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Lobby Day MVPs in the Spotlight

There were SO many amazing stories surrounding this year’s Hill Day that it was hard to narrow down our annual lobby day award winners. Not a bad problem to have! Please join us in congratulating these You’re the Cure MVPs, and then learn more about their stories in this video.

 

  • Science Advocate of the year – Dr. David Yu-Yiao Huang: Dr. Huang has been involved with AHA advocacy since 2003. From submitting expert written testimony and attending in-district meetings, to speaking before lawmakers, his passion for policy and his belief in the positive change policy can achieve has contributed significantly to big wins in North Carolina.
  • Volunteer Advocate of the Year – Theresa Conejo: Theresa has been one of the key proponents of Pennsylvania’s comprehensive smoke-free law. Last year, she signed a smoke-free op-ed which was picked up by major news outlets across the state. She also aggressively advocated for the proposed Clean Indoor Law. In addition, she recruits new You’re the Cure advocates at every opportunity. In fact, just recently, she signed up an additional 35 volunteers to join her in Pennsylvania’s smoke-free fight.
  • Survivor Advocate of the Year – Jim Bischoff: Jim’s own struggle with heart disease, as well as his experience with his son-in-law’s stroke, gives him a unique perspective to share during state and federal lobby days and meetings with lawmakers. His family history inspired him to provide leadership on stroke systems of care legislation. He also dedicates his time to tobacco issues, and attends in-district meetings with his lawmaker to discuss both of these important issues.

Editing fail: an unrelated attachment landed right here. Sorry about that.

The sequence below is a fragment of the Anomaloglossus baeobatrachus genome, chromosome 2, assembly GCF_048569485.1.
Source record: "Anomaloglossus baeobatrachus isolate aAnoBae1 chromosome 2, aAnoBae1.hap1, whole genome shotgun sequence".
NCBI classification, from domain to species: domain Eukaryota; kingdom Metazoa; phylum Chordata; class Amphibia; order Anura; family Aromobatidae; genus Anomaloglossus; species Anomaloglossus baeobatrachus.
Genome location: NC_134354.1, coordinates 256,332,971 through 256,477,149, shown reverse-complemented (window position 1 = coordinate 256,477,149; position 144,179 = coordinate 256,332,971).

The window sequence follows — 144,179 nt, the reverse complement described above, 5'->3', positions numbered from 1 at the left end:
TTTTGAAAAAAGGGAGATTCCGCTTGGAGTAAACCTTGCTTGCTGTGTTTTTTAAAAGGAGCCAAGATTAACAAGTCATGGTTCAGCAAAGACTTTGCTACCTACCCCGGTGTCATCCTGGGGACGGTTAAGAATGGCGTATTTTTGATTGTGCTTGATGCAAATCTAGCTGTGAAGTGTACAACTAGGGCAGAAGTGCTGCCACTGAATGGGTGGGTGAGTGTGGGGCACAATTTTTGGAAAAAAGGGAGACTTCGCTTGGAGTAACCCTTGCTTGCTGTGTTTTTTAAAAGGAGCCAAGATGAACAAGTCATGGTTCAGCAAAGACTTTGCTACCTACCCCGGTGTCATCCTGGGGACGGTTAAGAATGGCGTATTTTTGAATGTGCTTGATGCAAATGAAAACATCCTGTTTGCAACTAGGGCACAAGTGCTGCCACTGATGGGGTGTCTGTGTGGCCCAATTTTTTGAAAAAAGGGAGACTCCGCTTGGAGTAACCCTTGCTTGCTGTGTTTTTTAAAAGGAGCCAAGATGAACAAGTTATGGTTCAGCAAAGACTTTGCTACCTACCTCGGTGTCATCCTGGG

• Youth Advocate of the Year – Cassidy Collins: Cassidy uses her story as a congenital heart survivor to illustrate the importance of AHA’s policy issues. At the age of 16, her resume is already quite impressive – she’s met with U.S. Surgeon General Regina Benjamin to advocate for tobacco control funding; she has been a top fundraiser for the Roanoke Heart Walk for two years; and she has applied to work as a youth advocate for the Alliance for a Healthier Generation.

Check out a video below highlighting the award winners!

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How to Keep the Winning Game Going

You're the Cure on the Hill isn’t the only opportunity to connect with members of Congress! As their constituents, you have the power and the RIGHT to tell them at any time to step up to the plate on the heart and stroke issues you care about most.


Here are some tips for getting your lawmaker off the bench and into the game:

 

  • Follow them on social media and send them messages on issues you care about.
  • Sign up for their e-newsletters on their websites. This is a great way to learn about events where you can meet the lawmakers in person and stay informed.
  • Work with your local AHA advocacy staff to schedule an in-district meeting. Members of Congress come home throughout the year on recess breaks, so they use this time to meet with constituents back in the district. Take advantage of their time at home and schedule a meeting to discuss the heart and stroke issues that matter to you and your family.
  • Most importantly, take action year round. Watch your inbox for calls to action from You’re the Cure and continue engaging your lawmaker through emails, phone calls and tagging them in your social media posts.

We had a real impact this week, but we need to keep the momentum going. Let's keep reminding our members of Congress that they need to step up for heart health all year round!